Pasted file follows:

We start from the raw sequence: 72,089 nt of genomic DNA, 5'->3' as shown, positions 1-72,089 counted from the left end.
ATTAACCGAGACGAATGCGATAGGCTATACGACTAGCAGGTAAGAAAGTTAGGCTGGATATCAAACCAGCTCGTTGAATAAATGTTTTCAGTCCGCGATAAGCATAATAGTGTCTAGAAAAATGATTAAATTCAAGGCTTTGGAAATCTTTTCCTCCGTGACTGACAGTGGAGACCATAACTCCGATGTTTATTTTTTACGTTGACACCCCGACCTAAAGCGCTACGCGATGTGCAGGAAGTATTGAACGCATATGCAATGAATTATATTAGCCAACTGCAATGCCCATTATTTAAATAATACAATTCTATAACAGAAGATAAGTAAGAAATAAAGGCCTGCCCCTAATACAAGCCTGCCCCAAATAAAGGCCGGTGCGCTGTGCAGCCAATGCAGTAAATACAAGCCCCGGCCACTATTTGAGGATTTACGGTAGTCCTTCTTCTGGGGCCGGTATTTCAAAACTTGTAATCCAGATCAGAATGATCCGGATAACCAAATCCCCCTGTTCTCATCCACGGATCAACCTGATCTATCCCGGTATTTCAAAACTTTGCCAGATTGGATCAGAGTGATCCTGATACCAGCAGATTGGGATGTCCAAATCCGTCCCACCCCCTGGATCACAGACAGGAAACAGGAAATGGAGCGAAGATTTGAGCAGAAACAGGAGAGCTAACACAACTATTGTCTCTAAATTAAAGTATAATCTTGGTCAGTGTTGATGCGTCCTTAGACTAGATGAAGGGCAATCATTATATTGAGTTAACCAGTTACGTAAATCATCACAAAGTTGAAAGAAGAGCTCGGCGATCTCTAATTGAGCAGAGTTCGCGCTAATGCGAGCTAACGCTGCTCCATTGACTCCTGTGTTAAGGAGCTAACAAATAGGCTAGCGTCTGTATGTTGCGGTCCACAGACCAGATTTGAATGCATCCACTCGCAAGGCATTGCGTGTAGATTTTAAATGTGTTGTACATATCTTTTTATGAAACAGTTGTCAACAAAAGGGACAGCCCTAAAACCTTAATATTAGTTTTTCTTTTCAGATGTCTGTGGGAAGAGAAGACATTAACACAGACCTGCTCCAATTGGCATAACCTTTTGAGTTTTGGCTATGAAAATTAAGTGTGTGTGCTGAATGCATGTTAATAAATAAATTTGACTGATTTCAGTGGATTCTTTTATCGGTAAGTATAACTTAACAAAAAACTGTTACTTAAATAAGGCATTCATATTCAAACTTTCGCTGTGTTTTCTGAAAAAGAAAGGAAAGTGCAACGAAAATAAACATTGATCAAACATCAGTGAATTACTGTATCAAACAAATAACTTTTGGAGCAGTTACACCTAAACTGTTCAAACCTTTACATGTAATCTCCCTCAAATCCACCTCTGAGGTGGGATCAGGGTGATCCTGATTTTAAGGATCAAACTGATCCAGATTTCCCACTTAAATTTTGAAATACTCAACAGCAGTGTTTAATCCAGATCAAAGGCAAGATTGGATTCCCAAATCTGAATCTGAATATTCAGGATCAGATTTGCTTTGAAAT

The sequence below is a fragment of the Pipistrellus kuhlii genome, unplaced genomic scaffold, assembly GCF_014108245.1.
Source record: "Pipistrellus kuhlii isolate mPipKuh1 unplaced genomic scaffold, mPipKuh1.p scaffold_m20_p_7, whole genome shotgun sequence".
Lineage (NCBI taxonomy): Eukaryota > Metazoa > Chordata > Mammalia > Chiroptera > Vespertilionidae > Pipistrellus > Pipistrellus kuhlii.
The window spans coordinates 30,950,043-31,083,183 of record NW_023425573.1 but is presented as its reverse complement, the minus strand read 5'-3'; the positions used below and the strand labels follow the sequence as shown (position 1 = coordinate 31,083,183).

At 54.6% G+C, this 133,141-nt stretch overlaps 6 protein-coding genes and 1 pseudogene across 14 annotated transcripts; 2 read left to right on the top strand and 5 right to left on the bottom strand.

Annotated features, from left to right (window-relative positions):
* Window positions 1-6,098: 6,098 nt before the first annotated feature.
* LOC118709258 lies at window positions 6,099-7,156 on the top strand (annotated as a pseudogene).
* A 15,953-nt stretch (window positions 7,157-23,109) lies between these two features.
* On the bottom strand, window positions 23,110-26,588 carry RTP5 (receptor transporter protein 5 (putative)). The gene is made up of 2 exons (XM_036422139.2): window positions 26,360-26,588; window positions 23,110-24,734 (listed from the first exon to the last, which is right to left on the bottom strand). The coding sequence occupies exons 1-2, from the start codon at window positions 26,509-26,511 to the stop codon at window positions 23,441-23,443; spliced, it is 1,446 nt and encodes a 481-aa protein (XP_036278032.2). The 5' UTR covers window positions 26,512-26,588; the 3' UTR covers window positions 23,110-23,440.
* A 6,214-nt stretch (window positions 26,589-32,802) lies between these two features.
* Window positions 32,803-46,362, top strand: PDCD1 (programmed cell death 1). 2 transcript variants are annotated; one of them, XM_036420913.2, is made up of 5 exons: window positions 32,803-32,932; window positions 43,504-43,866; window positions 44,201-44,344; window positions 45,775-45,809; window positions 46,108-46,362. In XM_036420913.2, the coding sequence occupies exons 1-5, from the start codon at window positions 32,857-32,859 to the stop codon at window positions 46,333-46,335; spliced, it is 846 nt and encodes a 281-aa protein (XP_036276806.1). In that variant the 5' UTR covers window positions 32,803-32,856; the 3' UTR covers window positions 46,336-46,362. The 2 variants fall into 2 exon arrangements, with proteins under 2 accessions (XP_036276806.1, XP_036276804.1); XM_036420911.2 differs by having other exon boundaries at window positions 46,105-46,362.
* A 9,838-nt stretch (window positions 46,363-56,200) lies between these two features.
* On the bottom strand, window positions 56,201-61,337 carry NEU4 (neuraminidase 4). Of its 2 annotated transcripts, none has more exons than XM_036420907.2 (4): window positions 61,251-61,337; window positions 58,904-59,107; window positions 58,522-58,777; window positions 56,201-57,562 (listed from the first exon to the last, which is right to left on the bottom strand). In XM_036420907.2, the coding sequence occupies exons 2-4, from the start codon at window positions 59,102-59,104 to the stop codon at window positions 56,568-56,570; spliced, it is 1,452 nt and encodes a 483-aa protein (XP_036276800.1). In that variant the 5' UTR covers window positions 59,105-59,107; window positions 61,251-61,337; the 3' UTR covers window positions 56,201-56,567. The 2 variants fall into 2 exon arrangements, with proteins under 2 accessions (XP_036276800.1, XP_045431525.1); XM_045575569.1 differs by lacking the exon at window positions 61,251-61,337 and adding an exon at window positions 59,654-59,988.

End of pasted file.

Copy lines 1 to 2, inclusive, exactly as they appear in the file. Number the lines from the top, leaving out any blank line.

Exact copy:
We start from the raw sequence: 72,089 nt of genomic DNA, 5'->3' as shown, positions 1-72,089 counted from the left end.
ATTAACCGAGACGAATGCGATAGGCTATACGACTAGCAGGTAAGAAAGTTAGGCTGGATATCAAACCAGCTCGTTGAATAAATGTTTTCAGTCCGCGATAAGCATAATAGTGTCTAGAAAAATGATTAAATTCAAGGCTTTGGAAATCTTTTCCTCCGTGACTGACAGTGGAGACCATAACTCCGATGTTTATTTTTTACGTTGACACCCCGACCTAAAGCGCTACGCGATGTGCAGGAAGTATTGAACGCATATGCAATGAATTATATTAGCCAACTGCAATGCCCATTATTTAAATAATACAATTCTATAACAGAAGATAAGTAAGAAATAAAGGCCTGCCCCTAATACAAGCCTGCCCCAAATAAAGGCCGGTGCGCTGTGCAGCCAATGCAGTAAATACAAGCCCCGGCCACTATTTGAGGATTTACGGTAGTCCTTCTTCTGGGGCCGGTATTTCAAAACTTGTAATCCAGATCAGAATGATCCGGATAACCAAATCCCCCTGTTCTCATCCACGGATCAACCTGATCTATCCCGGTATTTCAAAACTTTGCCAGATTGGATCAGAGTGATCCTGATACCAGCAGATTGGGATGTCCAAATCCGTCCCACCCCCTGGATCACAGACAGGAAACAGGAAATGGAGCGAAGATTTGAGCAGAAACAGGAGAGCTAACACAACTATTGTCTCTAAATTAAAGTATAATCTTGGTCAGTGTTGATGCGTCCTTAGACTAGATGAAGGGCAATCATTATATTGAGTTAACCAGTTACGTAAATCATCACAAAGTTGAAAGAAGAGCTCGGCGATCTCTAATTGAGCAGAGTTCGCGCTAATGCGAGCTAACGCTGCTCCATTGACTCCTGTGTTAAGGAGCTAACAAATAGGCTAGCGTCTGTATGTTGCGGTCCACAGACCAGATTTGAATGCATCCACTCGCAAGGCATTGCGTGTAGATTTTAAATGTGTTGTACATATCTTTTTATGAAACAGTTGTCAACAAAAGGGACAGCCCTAAAACCTTAATATTAGTTTTTCTTTTCAGATGTCTGTGGGAAGAGAAGACATTAACACAGACCTGCTCCAATTGGCATAACCTTTTGAGTTTTGGCTATGAAAATTAAGTGTGTGTGCTGAATGCATGTTAATAAATAAATTTGACTGATTTCAGTGGATTCTTTTATCGGTAAGTATAACTTAACAAAAAACTGTTACTTAAATAAGGCATTCATATTCAAACTTTCGCTGTGTTTTCTGAAAAAGAAAGGAAAGTGCAACGAAAATAAACATTGATCAAACATCAGTGAATTACTGTATCAAACAAATAACTTTTGGAGCAGTTACACCTAAACTGTTCAAACCTTTACATGTAATCTCCCTCAAATCCACCTCTGAGGTGGGATCAGGGTGATCCTGATTTTAAGGATCAAACTGATCCAGATTTCCCACTTAAATTTTGAAATACTCAACAGCAGTGTTTAATCCAGATCAAAGGCAAGATTGGATTCCCAAATCTGAATCTGAATATTCAGGATCAGATTTGCTTTGAAAT